Newsfeeds

Benefits of playing online adventure games for kids - by tushar grover

Gamasutra.com Blogs - 19 May 2017 - 6:29am
here we discuss the benefits of playing online adventure games for kids and how these adventure games which children play online make a positive effect on their lives for better future.
Categories: Game Theory & Design

The labors of Theseus: how we designed a 3rd person VR experience - by Marco Mortillaro

Gamasutra.com Blogs - 19 May 2017 - 6:28am
The challenges of developing our first VR game. Theseus is a third person experience, so how did we approach cameras and UI?
Categories: Game Theory & Design

Dota2 vs. LOL vs. Clash Royale vs. CATS - by Anh Lee

Gamasutra.com Blogs - 19 May 2017 - 6:08am
What is the main different between Dota 2, LOL, Clash Royale & CATS in the way players get casual fun?
Categories: Game Theory & Design

New Grav Tank And Chariot Available To Order From Forge World

Tabletop Gaming News - 19 May 2017 - 6:00am
Whether you’re on the fields of Middle Earth or on some planet far off from Terra, nobody likes having to walk to battle. Better to get someone or something else to deliver you to the action. I.E. – Drive closer so I can hit them with my sword! Well, that’s what Forge World has for […]
Categories: Game Theory & Design

ThinkShout: Skipping a Version - Migrating from Drupal 6 to Drupal 8 with Drupal Migrate

Planet Drupal - 19 May 2017 - 5:30am

I recently had the opportunity to migrate content from a Drupal 6 site to a Drupal 8 site. This was especially interesting for me as I hadn’t used Drupal 6 before. As you’d expect, there are some major infrastructure changes between Drupal 6 and Drupal 8. Those differences introduce some migration challenges that I’d like to share.

The Migrate module is a wonderful thing. The vast majority of node-based content can be migrated into a Drupal 8 site with minimal effort, and for the content that doesn’t quite fit, there are custom migration sources. A custom migration source is a small class that can provide extra data to your migration in the form of source fields. Typically, a migration will map source fields to destination fields, expecting the fields to exist on both the source node type and destination node type. We actually published an in-depth, two-part blog series about how we use Drupal Migrate to populate Drupal sites with content in conjunction with Google Sheets in our own projects.

In the following example, we are migrating the value of content_field_text_author from Drupal 6 to field_author in Drupal 8. These two fields map one-to-one:

id: book label: Book migration_group: d6 deriver: Drupal\node\Plugin\migrate\D6NodeDeriver source: key: migrate target: d6 plugin: d6_node node_type: book process: field_author: content_field_text_author destination: plugin: entity:node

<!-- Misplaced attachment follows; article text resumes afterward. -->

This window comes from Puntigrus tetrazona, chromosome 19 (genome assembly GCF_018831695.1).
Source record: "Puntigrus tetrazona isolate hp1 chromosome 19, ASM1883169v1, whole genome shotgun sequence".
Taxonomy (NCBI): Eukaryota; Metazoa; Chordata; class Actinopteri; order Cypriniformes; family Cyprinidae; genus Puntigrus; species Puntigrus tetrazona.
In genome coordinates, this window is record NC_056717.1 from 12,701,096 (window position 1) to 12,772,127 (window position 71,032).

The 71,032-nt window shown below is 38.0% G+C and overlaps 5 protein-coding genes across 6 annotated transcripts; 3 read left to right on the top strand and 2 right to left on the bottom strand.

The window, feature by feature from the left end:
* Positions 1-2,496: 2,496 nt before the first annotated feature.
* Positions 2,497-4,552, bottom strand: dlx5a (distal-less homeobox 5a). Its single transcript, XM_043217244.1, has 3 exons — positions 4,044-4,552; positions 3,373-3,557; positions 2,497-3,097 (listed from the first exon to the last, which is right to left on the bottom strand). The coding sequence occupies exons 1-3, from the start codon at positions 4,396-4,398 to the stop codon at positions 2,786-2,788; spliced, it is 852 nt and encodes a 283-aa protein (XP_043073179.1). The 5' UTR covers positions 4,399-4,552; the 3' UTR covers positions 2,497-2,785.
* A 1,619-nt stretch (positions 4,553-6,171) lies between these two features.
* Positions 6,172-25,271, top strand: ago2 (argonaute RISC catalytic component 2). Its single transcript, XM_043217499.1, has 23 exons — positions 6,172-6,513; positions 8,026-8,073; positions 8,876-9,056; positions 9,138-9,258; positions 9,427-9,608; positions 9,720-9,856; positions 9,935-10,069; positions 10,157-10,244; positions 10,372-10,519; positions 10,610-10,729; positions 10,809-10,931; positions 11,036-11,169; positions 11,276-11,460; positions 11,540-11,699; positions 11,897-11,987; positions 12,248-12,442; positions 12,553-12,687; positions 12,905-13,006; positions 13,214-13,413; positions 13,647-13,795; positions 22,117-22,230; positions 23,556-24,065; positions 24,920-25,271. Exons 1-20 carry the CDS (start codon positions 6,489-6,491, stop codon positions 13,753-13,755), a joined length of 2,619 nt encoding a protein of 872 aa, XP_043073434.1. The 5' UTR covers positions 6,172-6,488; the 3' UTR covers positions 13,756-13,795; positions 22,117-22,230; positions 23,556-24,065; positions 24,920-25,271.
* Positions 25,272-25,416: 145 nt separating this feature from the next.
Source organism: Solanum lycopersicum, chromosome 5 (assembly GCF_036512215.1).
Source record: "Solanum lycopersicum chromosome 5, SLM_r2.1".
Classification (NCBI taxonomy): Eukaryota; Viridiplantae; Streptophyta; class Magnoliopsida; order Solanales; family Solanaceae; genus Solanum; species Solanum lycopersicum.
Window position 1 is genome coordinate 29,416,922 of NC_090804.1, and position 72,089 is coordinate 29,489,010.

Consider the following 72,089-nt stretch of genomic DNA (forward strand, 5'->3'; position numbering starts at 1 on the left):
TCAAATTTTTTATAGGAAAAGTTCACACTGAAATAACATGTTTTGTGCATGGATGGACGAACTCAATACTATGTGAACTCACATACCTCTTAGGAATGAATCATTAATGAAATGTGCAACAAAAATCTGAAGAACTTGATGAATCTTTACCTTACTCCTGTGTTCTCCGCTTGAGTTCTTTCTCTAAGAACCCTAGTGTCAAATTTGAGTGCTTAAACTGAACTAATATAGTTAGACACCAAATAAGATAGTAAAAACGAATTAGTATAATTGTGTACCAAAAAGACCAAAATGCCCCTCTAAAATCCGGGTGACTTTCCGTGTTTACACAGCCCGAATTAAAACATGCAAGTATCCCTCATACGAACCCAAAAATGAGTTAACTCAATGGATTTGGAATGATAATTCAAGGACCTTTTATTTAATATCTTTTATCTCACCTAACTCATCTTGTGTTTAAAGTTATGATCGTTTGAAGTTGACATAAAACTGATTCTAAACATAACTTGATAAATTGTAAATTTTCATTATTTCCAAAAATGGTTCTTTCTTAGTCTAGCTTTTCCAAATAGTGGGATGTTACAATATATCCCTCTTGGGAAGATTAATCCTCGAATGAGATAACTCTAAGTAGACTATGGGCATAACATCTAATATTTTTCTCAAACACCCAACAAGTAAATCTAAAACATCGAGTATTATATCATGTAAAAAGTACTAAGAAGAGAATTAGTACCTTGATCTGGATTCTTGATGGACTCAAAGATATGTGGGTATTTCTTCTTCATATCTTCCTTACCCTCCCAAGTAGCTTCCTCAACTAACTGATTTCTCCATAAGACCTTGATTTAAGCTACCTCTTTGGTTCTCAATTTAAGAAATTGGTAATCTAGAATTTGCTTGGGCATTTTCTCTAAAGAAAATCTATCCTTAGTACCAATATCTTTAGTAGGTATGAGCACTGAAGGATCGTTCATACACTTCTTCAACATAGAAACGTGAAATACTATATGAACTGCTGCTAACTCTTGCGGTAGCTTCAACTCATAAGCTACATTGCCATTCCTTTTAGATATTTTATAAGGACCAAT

This field mapping works because content_field_text_author is a table in the Drupal 6 database and is recognized by the Migrate module as a field. Everyone is happy.

However, in Drupal 6, it’s possible for a field to exist only in the database table of the node type. These tables look like this:

mysql> DESC content_type_book; +----------------------------+------------------+------+-----+---------+-------+ | Field | Type | Null | Key | Default | Extra | +----------------------------+------------------+------+-----+---------+-------+ | vid | int(10) unsigned | NO | PRI | 0 | | | nid | int(10) unsigned | NO | MUL | 0 | | | field_text_issue_value | longtext | YES | | NULL | | +----------------------------+------------------+------+-----+---------+-------+

If we want to migrate the content of field_text_issue_value to Drupal 8, we need to use a custom migration source.

Custom migration sources are PHP classes that live in the src/Plugin/migrate/source directory of your module. For example, you may have a PHP file located at src/Plugin/migrate/source/BookNode.php that would provide custom source fields for a Book content type.

A simple source looks like this:

namespace Drupal\custom_migrate_d6\Plugin\migrate\source; use Drupal\node\Plugin\migrate\source\d6\Node; /** * @MigrateSource( * id = "d6_book_node", * ) */ class BookNode extends Node { /** * @inheritdoc */ public function query() { $query = parent::query(); $query->join('content_type_book', 'book', 'n.nid = book.nid'); $query->addField('book', 'field_text_issue_value'); return $query; } }

As you can see, we are using our migration source to modify the query the Migrate module uses to retrieve the data to be migrated. Our modification extracts the field_text_issue_value column of the book content type table and provides it to the migration as a source field.

To use this migration source, we need to make one minor change to change to our migration. We replace this:

plugin: d6_node

With this:

plugin: d6_book_node

We do this because our migration source extends the standard Drupal 6 node migration source in order to add our custom source field.

The migration now contains two source fields and looks like this: